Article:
Nor does Section 3621(e) create a liberty interest, because the determination whether to release a particular inmate is left to the discretion of the BOP. See 18 U.S.C. § 3621(e)(2)(B) ("The period a prisoner convicted of a nonviolent offense remains in custody after successfully completing a treatment program may be reduced by the Bureau of Prisons..."); see Lopez v. Davis, 531 U.S. 230, 241 (2001) ("When an eligible prisoner successfully completes drug treatment, the Bureau thus has the authority, but not the duty, both to alter the prisoner's conditions of confinement and to reduce his term of imprisonment.") There is not the necessary mandatory language in Section 3621(e), and so Petitioner has no statutory right to early release under Section 3621(e). See Douvos v. Quintana, 382 F.App'x. 119, 122 (3d Cir. 2009) ("Use of the word may' suggests that Congress intended to give the BOP some discretion in administering the statute, even when an inmate has completed the program. Here, [Petitioner] had only a provisional eligibility for halfway house placement and sentence reduction because he did not complete the program.... [Petitioner] made no showing that he has a protected interest under § 3621(e)(2)(B)..."). See also Olim v. Wakinekona, 461 U.S. 238, 245-46 (1983); Meachum v. Fano, 427 U.S. 215, 226-28 (1976) (holding that a statute which grants the prison administration discretion does not confer a right on an inmate).

Therefore, Petitioner's due process argument regarding priority placement in the RDAP so that he can have an earlier release is without merit and should be denied.

Next, Petitioner asserts a denial of equal protection claim with respect to his placement on the RDAP waiting list. This claim likewise fails because Petitioner does not show that he is being treated differently from similarly situated inmates, nor does he demonstrate that the BOP's determination of RDAP priority is not "rationally related to a legitimate [governmental] interest." See Village of Willowbrook v. Olech, 528 U.S. 562, 564 (2000) (To state a cognizable claim for denial of equal protection when the litigant does not allege membership in a suspect class or substantial interference with a fundamental right, a plaintiff must show that he has been intentionally treated differently from others similarly situated and that there is no rational basis for the disparate treatment.); Tillman v. Lebanon County Corr. Facility, 221 F.3d 410, 423 (3d Cir. 2000).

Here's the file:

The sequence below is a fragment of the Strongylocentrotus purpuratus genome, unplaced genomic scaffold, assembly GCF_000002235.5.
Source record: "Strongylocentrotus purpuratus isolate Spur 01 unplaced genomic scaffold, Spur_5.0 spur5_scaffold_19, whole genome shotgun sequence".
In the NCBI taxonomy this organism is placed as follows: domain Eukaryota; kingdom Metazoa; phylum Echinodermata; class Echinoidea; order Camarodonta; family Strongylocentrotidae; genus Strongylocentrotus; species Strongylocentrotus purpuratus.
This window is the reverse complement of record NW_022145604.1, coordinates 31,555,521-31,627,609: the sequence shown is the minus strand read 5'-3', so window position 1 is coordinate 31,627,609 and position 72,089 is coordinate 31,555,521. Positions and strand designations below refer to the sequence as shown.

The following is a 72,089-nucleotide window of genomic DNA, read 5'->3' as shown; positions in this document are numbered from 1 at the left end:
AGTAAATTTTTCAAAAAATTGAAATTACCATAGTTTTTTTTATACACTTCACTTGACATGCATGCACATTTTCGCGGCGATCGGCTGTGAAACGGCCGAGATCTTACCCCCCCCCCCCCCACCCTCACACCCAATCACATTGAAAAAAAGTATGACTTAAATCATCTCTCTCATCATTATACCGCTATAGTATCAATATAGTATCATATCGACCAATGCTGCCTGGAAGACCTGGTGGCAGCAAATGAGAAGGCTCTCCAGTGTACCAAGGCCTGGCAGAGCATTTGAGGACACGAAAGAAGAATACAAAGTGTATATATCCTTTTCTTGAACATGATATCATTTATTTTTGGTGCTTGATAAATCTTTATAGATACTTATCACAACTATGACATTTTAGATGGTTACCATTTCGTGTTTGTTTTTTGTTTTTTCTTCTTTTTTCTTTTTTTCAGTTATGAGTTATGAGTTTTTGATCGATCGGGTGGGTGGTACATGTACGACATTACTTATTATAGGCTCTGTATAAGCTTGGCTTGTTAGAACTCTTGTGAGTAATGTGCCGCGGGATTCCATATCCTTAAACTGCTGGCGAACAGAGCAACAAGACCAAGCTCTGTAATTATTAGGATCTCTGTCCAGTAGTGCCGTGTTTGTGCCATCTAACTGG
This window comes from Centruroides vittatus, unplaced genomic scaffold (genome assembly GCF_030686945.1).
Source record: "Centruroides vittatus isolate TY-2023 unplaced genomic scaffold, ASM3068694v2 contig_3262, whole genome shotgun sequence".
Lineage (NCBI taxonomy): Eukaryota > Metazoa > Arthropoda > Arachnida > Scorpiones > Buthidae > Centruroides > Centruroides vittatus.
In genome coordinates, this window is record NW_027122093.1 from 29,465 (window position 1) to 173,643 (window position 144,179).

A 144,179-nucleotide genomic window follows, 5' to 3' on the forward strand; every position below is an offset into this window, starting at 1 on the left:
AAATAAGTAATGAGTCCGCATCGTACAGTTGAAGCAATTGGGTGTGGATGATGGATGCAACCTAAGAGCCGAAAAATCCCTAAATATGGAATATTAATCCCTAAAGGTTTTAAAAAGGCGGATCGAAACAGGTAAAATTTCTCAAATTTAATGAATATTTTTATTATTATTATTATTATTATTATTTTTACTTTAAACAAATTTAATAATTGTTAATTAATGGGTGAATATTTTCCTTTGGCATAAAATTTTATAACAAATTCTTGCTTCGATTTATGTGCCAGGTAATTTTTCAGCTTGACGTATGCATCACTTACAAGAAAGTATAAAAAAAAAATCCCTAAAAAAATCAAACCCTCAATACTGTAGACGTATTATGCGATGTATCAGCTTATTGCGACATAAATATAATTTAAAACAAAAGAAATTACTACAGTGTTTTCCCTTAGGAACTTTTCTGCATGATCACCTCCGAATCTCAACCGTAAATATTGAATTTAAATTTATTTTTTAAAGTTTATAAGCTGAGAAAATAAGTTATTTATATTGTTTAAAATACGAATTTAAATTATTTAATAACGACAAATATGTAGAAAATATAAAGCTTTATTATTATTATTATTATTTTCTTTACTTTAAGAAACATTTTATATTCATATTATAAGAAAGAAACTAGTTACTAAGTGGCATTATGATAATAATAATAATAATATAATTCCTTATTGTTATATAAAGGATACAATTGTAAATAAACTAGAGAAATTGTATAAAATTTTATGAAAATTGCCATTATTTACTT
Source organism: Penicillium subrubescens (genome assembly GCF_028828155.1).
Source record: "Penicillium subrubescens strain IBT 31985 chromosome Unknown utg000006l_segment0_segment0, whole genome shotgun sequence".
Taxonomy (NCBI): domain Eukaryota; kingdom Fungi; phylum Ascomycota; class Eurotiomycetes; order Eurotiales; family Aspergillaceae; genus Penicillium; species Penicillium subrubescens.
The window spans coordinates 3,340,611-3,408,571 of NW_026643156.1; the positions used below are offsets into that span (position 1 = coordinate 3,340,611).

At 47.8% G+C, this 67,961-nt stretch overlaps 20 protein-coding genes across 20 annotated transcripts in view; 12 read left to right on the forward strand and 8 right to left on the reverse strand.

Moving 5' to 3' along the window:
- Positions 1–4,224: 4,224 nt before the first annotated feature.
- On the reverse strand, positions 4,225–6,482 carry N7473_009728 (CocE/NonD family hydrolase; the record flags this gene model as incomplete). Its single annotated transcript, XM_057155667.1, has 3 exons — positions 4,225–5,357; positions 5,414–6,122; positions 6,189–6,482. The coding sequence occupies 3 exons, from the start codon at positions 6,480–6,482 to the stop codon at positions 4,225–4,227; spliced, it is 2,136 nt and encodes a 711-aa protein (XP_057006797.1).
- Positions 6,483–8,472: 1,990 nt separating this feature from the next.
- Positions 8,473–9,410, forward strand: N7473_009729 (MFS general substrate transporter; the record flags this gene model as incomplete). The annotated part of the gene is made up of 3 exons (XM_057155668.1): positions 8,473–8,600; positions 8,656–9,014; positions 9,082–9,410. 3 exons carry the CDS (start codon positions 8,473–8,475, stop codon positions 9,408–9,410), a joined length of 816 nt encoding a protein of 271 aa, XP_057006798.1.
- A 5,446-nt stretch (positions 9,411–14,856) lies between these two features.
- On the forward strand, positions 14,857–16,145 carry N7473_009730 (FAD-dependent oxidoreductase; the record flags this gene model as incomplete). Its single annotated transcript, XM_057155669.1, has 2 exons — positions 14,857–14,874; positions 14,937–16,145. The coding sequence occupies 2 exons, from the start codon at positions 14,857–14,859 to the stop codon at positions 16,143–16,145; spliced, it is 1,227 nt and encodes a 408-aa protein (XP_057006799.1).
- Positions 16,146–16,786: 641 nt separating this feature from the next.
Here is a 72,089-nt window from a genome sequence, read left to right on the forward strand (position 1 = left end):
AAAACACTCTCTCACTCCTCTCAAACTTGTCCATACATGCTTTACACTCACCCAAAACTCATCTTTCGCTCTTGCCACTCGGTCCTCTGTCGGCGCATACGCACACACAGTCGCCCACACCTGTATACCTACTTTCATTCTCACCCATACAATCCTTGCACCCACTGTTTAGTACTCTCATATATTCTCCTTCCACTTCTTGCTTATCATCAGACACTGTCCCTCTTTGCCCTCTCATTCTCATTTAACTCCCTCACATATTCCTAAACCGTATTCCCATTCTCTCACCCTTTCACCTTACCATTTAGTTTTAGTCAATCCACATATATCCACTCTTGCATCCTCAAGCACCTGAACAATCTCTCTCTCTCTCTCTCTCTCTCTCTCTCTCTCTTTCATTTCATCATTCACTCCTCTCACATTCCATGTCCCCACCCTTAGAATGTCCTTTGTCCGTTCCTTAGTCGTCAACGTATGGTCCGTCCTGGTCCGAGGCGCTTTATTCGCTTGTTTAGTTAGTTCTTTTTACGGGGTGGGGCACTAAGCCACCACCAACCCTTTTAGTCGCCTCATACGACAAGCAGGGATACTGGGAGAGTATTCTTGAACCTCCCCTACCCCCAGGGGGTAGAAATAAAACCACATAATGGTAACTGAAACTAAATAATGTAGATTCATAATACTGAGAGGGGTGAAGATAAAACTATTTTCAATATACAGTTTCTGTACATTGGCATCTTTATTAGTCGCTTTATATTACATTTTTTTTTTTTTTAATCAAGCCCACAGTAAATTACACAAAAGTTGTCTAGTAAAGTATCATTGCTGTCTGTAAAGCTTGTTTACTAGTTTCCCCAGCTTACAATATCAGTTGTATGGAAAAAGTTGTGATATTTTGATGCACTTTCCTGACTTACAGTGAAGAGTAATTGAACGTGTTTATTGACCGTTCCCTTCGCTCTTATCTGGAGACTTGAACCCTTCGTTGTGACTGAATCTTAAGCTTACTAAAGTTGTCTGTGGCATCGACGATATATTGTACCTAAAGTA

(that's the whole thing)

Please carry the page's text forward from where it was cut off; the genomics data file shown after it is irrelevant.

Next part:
Finally, Petitioner claims that the BOP is improperly using an inmate's projected GCT release dates, as defined in 18 U.S.C. § 3624(a), in determining the priority for the RDAP waiting list. Instead, Petitioner maintains that the discretionary early release date under § 3621(e) should be used to calculate priority on the RDAP waiting list.

Section 3621(e)(1)(C) clearly provides that priority for a substance abuse treatment program is based on the "eligible prisoner's proximity to release date." The United States Court of Appeals for the Ninth Circuit rejected a similar argument, as asserted by Petitioner here, in Close v. Thomas, 653 F.3d 970 (9th Cir. 2011). In Close, the Ninth Circuit found that the plain language in § 3621(e), "unambiguously allows [the BOP] to calculate proximity to release' without incorporating the possibility of early release." Close, 653 F.3d at 974-75. Thus, the BOP may use the GCT projected release date to determine RDAP priority, rather than a provisional and discretionary early release date. Id. Accordingly, Petitioner's claim in this regard lacks merit.


For the reasons set forth above, this habeas petition will be denied without prejudice for failure to exhaust administrative remedies, or alternatively, for failure to state a claim for habeas relief at this time. Petitioner's motions for discovery and appointment of counsel, (Dkt. ## 11, 12), are denied as moot accordingly. An appropriate order follows.